JOINT REVIEW: Graveyard Shift by Jenn Burke
Kaetrin: Graveyard Shift is book three in Jenn Burke’s Not Dead Yet series. Sirius and I have reviewed the previous two books together and thought we’d continue the tradition with this one.
Please note spoilers for the previous two books follow. If you haven’t read them, look away now!
When Graveyard Shift begins, Wes and Hudson have moved to a larger property in upscale Toronto and are settling into their private investigation business with found-family members, Evan and Iskander. Wes’s BFF, Lexi, also is still in the picture of course and Wes has also become friends with vampire, Ren, who was introduced in the previous book. Wes is settling in to being a god, working out what that entails and how it all works. Caballero Investigations are following a shifter who works for Ren who seems to have suddenly come into a lot of money. Ren is worried the shifter is embezzling. But, as it happens, things are far more complicated than that. Someone is killing shifters all over the city and there’s an uptick in the number of rogue vampires. Hudson’s niece, Priya, arrives suddenly on their doorstep for a visit and she’s clearly hiding something. There’s a nosy neighbour getting all up in their business, a strange paranormal being police force pops up from Europe to make a mess in Wes and Hudson’s lives and a blast from the past puts everything the pair have worked for at risk. The stakes are very high and, just a warning; have some tissues handy. Things get very hairy before the HEA.
Overall I found this book a stronger one than the previous novel, Give Up the Ghost. It’s full of action and intricately-plotted. The threat level was very high which meant a very tense read. I was impressed by that level of tension – especially because Wes is now a god and it’s hard to imagine much happening to him given his obviously enormous power. Sirius? What did you think?
Sirius: I admit I was worried about this book. I was worried that there would not be enough tension between Wes and Hudson and we will get a break up for no reason. I do agree that overall this was a stronger book which I really liked , however I am not sure if I agree that the stakes in the beginning were high. I think to me high stakes especially in the romantic book mean that something is hurting the main characters or threatening to tear them apart. I do agree that suspense was better plotted and more suspenseful than in the previous book, I just think that for me stakes became high in the second half of the book.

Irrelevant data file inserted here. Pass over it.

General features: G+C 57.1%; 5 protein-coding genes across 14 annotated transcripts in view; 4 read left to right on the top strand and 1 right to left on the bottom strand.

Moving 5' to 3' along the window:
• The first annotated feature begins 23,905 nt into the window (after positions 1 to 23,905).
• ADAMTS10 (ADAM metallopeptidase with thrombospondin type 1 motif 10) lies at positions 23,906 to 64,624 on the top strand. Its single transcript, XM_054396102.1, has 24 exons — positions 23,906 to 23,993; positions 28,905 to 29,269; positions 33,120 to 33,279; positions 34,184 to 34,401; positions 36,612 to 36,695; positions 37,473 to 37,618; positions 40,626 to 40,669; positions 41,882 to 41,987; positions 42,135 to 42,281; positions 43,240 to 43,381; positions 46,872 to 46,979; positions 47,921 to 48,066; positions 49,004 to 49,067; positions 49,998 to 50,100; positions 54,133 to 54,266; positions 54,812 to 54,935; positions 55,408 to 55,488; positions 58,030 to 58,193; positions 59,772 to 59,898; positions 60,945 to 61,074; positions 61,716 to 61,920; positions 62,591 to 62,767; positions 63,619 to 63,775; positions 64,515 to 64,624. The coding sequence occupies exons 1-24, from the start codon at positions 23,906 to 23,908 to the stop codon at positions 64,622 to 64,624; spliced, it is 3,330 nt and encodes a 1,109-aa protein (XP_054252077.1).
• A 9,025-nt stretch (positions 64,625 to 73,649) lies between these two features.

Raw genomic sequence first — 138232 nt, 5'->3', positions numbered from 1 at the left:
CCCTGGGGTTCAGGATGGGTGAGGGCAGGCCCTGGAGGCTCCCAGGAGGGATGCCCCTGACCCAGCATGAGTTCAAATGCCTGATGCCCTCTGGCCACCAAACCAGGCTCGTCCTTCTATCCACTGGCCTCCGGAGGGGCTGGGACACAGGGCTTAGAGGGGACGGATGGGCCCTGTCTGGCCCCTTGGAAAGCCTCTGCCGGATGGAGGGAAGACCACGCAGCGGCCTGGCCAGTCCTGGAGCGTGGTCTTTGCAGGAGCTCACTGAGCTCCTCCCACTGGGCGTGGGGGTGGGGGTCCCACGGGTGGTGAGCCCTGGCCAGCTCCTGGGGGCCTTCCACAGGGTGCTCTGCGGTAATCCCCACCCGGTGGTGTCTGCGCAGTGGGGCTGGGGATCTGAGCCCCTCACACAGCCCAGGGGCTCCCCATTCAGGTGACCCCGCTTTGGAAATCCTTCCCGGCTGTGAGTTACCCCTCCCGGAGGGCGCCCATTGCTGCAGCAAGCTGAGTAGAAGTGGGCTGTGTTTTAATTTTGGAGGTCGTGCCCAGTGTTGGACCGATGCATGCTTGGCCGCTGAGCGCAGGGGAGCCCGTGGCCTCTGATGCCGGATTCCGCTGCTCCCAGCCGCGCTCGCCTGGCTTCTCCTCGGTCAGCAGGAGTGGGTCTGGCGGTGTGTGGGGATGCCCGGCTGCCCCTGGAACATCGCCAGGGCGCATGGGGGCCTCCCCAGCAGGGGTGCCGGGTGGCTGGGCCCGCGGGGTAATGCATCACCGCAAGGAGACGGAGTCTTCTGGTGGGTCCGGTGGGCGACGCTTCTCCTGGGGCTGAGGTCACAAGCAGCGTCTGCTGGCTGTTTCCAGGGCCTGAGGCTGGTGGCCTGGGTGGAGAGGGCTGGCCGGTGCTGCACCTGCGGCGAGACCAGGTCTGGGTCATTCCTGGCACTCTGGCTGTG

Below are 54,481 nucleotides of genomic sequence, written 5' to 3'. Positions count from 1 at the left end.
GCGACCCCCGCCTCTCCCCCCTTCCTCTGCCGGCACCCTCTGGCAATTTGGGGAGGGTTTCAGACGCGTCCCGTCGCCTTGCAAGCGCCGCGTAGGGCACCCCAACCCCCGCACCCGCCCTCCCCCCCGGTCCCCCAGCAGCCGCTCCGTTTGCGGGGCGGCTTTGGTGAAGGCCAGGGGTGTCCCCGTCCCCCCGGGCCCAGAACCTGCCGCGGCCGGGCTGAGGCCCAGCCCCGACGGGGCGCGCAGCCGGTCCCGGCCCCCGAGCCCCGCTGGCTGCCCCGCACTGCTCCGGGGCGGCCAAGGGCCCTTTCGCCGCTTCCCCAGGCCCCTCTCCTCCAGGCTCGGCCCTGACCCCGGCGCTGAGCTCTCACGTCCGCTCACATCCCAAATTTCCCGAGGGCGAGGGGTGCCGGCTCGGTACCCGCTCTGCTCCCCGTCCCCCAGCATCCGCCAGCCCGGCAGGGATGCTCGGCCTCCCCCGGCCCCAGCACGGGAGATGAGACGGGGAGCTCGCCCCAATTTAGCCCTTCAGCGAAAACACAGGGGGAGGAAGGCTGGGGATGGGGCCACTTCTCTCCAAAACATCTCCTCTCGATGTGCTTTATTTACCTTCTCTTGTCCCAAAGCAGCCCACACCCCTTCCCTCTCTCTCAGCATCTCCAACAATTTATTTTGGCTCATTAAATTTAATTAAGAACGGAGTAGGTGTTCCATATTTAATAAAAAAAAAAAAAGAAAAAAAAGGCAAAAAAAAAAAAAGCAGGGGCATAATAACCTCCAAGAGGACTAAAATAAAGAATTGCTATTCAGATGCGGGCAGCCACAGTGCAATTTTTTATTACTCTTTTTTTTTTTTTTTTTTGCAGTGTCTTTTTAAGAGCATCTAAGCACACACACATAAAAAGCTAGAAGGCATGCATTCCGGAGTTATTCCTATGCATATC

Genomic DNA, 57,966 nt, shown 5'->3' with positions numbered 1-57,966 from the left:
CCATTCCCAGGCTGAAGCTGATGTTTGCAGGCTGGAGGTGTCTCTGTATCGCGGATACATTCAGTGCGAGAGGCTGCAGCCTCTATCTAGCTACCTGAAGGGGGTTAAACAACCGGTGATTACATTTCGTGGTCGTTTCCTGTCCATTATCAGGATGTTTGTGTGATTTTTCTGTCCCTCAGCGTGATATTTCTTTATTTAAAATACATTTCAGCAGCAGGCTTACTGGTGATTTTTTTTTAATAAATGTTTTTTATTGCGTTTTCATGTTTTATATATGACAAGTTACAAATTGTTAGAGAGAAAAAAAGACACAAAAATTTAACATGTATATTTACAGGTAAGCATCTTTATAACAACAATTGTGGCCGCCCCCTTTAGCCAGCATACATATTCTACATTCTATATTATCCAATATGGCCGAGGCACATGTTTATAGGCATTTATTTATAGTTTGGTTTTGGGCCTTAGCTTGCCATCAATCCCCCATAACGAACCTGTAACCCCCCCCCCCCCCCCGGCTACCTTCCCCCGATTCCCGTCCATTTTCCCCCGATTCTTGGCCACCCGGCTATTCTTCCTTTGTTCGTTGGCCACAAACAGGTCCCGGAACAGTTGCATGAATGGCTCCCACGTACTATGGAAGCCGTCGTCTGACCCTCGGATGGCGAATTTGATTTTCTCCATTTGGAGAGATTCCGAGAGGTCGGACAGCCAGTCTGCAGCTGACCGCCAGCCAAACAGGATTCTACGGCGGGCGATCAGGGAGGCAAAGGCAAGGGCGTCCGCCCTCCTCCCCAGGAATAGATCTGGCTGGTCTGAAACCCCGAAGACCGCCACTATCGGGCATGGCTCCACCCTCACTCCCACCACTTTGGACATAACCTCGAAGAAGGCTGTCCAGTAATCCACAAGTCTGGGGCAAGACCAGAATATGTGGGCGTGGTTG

Kaetrin: I agree it took a little while to get started but when I went back to try and identify exactly when, I realised that things *were* happening right from the beginning, just that I felt a bit disconnected at first. But yes, by the second half I was definitely all in. That said, I wasn’t just talking about the romance – the action of the shifter deaths, the mystery surrounding Priya and developments with Iskander definitely caught my attention too. For me this series has become much wider than just the romance between Wes and Hudson. As invested in them as I have been (and still am), I was almost equally invested in some of the wider cast.
Sirius: Oh for sure , for me this series became more than a romance between Wes and Hudson . For me it is also the mysteries they investigate and the suspense around those mysteries . We discussed it previously, but it is worth mentioning that I love the family they built around themselves and keep building. I think that for me though Wes and Hudson are still very much the main characters and in these books. I define high stakes as something that may cause conflicts for them. It doesn’t mean that I don’t care about everyone else. I very much do. I know you didn’t say that I am just trying to clarify my stance.